Initially, Sweeney said, his only goal was to update the building's looks and modernize its systems. But he soon realized that installing Brandywine's headquarters in the flagship could be a catalyst to "reposition" the complex and market it as Class A office space. Because the five buildings contain as much room as Philadelphia's Liberty Place - 1 million square feet - they were able to support an enticing mix of uses that now includes a branch of Susanna Foo's restaurant, a steakhouse, and a Philadelphia Sports Club location.
Before Kling could help Brandywine refine its new corporate look, it first had to attend to the exterior and break down the formidable scale of the Lancaster Avenue facade. It did so by peeling off the brown glass and replacing it with a pale green version that is segmented by thick sculptural mullions. But while the building, rechristened "555," is lighter and friendlier than before, there's only so much that could be done with the existing frame.
The architects had more success with the rear entrance. Flanked by a new sitting plaza, restaurant access, and a transparent glass box that houses the sports club, the back of the building throbs with activity. What a shame that it's not the side you see from the street.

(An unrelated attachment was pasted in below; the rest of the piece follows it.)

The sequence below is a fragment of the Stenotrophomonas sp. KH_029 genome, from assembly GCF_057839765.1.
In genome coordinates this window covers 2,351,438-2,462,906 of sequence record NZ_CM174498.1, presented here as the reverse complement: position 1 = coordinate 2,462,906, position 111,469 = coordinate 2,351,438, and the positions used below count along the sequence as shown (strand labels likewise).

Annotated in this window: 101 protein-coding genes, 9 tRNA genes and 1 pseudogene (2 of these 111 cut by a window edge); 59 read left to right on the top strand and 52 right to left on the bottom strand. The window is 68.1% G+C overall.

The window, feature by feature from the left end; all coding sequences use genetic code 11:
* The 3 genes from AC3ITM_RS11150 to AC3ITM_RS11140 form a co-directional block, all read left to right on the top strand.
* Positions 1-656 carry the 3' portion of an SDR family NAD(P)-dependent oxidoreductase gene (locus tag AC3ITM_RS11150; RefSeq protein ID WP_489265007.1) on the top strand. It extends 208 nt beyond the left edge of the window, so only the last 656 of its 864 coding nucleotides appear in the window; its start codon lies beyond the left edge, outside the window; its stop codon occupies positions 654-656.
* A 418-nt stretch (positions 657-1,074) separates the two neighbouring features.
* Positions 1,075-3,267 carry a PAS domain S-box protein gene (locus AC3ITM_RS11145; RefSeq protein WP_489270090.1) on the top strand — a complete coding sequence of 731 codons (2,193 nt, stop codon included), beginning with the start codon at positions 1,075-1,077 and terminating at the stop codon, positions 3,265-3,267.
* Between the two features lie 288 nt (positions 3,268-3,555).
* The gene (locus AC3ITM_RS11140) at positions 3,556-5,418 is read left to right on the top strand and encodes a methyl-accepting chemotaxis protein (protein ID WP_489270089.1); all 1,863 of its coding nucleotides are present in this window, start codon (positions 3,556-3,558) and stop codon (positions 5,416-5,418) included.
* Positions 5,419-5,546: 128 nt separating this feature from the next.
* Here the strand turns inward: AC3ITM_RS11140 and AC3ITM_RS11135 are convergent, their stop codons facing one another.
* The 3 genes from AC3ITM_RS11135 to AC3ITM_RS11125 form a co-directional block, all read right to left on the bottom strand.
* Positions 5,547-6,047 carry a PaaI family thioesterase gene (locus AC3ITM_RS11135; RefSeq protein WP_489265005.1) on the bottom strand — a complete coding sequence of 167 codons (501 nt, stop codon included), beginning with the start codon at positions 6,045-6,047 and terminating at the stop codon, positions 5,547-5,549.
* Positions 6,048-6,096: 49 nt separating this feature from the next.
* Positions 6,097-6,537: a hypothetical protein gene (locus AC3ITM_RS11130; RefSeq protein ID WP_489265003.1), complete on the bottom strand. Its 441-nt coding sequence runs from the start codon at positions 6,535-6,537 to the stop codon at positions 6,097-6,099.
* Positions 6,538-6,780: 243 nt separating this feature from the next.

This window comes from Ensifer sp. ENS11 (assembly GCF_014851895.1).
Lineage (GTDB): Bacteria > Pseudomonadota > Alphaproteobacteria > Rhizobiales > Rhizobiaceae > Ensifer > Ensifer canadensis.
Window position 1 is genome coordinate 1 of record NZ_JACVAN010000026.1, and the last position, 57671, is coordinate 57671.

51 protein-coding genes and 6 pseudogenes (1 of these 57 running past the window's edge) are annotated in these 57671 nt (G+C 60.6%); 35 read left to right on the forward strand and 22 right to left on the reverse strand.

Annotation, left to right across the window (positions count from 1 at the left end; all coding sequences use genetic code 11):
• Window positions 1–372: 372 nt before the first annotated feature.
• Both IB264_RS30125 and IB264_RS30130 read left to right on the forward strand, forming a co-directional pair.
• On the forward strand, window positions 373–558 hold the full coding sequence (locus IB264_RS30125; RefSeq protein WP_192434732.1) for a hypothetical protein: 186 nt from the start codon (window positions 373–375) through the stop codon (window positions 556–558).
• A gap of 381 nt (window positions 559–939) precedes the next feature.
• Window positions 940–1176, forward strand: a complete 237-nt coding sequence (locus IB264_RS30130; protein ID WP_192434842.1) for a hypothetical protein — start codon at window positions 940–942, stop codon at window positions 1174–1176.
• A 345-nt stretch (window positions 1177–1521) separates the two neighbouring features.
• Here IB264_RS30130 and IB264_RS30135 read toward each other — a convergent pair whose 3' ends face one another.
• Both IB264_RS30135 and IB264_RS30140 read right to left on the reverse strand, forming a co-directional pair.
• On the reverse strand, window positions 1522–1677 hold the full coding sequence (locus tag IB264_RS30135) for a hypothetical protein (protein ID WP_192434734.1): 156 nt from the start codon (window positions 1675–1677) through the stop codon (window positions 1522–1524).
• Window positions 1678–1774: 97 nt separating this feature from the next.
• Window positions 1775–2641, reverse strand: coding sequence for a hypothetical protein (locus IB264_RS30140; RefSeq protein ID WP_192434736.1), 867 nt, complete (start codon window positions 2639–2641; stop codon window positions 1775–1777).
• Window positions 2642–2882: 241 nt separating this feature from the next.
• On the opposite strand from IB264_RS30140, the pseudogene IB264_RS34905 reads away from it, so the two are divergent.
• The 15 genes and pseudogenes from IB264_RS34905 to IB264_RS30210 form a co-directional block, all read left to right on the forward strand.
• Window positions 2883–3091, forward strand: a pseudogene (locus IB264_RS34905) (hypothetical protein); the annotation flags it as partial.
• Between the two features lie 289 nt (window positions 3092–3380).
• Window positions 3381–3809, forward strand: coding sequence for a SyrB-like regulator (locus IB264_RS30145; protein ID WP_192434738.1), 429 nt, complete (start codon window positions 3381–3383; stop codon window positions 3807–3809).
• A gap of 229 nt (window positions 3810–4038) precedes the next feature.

Kling's specialty is high-gloss, modernist corporate architecture. It can be beautifully understated, though the designs can have a certain sameness. What saves them is Kling's consistently elegant detailing, like the half-ton steel door at the entrance to Brandywine's lobby. Sculpted to resemble an aircraft wing, it pivots with the touch of a finger. Such handcrafted touches imbue Brandywine's offices with a rare individuality and quality.
The only break from Kling's sleekness is Sweeney's own office, a glass box divided by a rustic tan-brick fireplace. One side has a modern glass conference table; the other, a grouping of traditional furniture Sweeney brought from his previous office.
Sweeney means to replace the old stuff. He's just been too busy shaping the new look of Brandywine to work on his own space.
Inga Saffron blogs about Philadelphia architecture at http://go.philly. com/skylineEndText